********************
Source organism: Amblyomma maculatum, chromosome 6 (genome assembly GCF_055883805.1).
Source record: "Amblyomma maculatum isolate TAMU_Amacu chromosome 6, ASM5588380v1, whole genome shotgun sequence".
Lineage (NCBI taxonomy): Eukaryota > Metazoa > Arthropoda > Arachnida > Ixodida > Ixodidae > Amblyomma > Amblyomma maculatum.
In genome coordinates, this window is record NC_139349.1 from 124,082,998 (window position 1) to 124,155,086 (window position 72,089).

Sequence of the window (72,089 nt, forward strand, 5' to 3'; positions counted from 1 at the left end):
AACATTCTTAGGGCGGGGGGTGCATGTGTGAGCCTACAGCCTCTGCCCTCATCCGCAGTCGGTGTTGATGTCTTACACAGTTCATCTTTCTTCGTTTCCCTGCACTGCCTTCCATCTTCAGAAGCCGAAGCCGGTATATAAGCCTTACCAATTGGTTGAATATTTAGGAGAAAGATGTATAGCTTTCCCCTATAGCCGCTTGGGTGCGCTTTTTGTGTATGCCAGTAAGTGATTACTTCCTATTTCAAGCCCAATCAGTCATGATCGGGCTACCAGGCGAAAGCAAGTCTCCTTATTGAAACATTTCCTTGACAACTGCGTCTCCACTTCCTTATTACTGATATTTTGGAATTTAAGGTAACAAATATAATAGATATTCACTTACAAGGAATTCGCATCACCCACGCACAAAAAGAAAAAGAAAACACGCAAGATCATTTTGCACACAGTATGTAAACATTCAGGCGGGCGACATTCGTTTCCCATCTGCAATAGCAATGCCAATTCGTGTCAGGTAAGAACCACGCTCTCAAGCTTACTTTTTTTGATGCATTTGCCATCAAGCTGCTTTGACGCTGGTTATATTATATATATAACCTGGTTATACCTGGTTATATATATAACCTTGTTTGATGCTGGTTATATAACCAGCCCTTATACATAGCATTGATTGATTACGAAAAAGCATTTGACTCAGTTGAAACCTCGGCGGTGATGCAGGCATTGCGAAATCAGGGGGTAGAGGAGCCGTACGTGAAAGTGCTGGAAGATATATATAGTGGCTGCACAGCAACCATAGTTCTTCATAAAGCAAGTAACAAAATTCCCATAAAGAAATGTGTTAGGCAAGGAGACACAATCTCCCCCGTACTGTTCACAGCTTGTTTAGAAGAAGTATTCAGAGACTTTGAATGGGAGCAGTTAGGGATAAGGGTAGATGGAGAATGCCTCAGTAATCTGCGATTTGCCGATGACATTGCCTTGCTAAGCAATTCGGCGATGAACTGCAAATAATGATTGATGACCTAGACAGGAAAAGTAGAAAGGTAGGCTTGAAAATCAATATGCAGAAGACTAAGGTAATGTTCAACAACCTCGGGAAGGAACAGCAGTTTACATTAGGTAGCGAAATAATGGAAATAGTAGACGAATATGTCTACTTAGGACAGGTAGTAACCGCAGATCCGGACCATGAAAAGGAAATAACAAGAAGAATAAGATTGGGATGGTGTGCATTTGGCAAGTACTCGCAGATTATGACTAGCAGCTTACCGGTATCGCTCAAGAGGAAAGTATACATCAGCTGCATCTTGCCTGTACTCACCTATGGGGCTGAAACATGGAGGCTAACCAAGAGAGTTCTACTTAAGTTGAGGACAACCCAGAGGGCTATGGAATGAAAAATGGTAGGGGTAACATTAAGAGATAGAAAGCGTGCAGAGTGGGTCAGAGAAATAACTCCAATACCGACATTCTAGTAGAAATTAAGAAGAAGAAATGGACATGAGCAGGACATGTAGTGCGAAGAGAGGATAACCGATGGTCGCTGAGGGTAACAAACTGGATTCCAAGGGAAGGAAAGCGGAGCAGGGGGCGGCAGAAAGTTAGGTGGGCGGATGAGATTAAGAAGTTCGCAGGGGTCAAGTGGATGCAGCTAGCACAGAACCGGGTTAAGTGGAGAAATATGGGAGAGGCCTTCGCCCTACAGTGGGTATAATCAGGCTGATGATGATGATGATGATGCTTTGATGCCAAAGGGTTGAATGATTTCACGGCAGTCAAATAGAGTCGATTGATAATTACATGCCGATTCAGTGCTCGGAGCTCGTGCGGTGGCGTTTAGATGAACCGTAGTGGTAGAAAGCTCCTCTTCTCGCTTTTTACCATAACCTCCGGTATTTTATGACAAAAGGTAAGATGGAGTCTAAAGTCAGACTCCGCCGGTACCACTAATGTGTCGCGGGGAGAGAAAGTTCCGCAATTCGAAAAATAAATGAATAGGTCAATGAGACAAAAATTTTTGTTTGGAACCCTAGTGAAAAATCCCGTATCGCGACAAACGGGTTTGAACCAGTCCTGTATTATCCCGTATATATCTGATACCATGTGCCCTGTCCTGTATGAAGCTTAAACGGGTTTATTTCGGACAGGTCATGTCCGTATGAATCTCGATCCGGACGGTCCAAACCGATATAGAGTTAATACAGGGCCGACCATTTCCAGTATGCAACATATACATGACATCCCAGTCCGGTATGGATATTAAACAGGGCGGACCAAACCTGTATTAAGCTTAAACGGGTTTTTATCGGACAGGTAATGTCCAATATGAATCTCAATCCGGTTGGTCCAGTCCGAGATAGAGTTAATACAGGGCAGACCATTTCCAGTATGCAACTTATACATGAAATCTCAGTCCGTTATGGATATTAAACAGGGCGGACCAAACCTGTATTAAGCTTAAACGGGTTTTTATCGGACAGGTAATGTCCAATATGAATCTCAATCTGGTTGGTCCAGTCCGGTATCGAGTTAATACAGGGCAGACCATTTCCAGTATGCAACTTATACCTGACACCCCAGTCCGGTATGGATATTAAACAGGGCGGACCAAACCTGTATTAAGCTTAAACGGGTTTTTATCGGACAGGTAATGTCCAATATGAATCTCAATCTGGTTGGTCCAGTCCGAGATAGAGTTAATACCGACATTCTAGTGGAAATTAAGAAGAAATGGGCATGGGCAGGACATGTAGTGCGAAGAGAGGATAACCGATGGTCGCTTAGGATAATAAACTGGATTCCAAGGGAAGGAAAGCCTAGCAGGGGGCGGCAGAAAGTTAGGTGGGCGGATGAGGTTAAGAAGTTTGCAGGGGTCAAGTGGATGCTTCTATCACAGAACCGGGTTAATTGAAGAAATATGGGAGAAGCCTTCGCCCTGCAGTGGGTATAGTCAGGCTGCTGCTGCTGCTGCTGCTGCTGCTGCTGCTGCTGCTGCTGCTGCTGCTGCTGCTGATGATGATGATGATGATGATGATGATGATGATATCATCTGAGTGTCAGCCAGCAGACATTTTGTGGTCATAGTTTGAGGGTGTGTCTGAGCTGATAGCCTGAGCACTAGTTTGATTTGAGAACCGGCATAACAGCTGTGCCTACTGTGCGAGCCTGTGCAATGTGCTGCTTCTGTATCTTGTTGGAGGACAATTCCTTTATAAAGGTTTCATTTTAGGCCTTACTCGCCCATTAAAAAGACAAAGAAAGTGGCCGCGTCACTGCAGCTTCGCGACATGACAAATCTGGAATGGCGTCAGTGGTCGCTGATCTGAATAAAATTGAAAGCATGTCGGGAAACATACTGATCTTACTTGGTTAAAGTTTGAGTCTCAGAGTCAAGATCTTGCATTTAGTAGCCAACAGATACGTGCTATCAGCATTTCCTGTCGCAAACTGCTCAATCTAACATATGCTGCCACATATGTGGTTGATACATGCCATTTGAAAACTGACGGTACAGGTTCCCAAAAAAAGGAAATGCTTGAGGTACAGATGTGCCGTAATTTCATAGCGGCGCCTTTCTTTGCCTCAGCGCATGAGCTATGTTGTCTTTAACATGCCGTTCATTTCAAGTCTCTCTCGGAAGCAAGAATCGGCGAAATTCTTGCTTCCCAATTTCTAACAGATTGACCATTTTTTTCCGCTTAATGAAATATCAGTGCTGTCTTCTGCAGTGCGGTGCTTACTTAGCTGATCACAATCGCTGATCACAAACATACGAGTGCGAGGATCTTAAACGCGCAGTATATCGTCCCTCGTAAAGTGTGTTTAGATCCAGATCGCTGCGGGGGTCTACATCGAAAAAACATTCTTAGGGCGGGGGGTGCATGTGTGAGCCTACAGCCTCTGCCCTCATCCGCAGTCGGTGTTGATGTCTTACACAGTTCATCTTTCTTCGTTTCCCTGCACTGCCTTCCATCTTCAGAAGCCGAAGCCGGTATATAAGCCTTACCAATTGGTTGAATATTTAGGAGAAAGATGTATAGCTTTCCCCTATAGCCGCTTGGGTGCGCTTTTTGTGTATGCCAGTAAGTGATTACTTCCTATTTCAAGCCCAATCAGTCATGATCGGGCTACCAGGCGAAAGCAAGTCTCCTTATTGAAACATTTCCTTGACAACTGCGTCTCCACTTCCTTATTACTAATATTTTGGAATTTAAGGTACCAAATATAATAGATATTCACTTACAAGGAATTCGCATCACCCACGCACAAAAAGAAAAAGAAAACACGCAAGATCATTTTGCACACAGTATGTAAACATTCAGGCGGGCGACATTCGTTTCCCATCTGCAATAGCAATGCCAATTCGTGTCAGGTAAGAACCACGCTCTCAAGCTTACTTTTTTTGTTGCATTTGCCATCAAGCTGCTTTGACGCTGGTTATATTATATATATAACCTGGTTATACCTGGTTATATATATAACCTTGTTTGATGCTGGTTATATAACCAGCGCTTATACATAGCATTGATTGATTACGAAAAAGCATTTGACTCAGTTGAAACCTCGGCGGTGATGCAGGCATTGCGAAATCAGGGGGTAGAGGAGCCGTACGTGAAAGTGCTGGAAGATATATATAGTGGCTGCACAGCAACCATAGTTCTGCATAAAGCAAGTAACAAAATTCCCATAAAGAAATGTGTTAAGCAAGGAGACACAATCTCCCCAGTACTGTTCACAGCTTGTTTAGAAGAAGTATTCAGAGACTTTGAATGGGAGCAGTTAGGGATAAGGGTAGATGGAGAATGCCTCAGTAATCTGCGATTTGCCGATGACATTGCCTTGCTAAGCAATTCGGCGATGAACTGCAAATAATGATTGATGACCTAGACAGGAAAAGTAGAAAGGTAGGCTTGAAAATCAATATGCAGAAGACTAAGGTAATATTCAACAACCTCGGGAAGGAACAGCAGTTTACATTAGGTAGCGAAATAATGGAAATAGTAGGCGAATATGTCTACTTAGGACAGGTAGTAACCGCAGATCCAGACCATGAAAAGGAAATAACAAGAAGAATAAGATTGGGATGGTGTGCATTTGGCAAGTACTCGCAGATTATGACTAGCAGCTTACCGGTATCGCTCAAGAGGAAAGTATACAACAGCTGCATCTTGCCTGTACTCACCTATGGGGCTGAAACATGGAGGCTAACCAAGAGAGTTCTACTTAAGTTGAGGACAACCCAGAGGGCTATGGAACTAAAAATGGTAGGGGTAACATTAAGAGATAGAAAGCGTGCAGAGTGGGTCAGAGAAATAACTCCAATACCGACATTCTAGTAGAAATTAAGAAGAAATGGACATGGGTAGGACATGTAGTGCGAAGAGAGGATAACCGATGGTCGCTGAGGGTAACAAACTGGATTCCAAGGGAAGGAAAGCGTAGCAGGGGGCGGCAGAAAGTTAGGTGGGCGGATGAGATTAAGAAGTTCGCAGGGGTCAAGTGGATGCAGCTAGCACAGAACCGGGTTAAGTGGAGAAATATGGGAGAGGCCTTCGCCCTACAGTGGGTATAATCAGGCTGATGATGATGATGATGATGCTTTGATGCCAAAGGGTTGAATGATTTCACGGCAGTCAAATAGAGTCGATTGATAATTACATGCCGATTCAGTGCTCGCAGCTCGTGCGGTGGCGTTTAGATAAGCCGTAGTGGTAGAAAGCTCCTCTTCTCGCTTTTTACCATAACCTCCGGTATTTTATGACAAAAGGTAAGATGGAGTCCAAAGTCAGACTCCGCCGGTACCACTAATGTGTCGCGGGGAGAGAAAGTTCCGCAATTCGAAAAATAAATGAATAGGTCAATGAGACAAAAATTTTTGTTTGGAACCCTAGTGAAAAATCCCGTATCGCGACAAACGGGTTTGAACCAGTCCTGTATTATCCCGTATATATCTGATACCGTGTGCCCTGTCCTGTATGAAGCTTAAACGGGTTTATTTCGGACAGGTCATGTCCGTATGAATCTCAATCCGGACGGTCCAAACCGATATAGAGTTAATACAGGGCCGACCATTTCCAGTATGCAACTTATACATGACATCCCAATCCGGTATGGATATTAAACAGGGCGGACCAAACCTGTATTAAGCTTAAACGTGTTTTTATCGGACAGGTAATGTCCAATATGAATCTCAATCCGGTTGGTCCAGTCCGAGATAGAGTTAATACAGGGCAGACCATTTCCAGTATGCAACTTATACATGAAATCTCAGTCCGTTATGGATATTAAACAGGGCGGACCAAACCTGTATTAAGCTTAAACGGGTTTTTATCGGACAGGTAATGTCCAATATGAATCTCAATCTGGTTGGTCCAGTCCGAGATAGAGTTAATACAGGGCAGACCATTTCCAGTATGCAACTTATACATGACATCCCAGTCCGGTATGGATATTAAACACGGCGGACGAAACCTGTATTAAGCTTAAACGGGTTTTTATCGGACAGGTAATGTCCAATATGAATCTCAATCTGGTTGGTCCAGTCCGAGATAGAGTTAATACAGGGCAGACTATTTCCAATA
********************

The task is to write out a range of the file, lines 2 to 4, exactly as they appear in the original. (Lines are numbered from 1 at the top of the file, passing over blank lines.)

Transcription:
Source record: "Amblyomma maculatum isolate TAMU_Amacu chromosome 6, ASM5588380v1, whole genome shotgun sequence".
Lineage (NCBI taxonomy): Eukaryota > Metazoa > Arthropoda > Arachnida > Ixodida > Ixodidae > Amblyomma > Amblyomma maculatum.
In genome coordinates, this window is record NC_139349.1 from 124,082,998 (window position 1) to 124,155,086 (window position 72,089).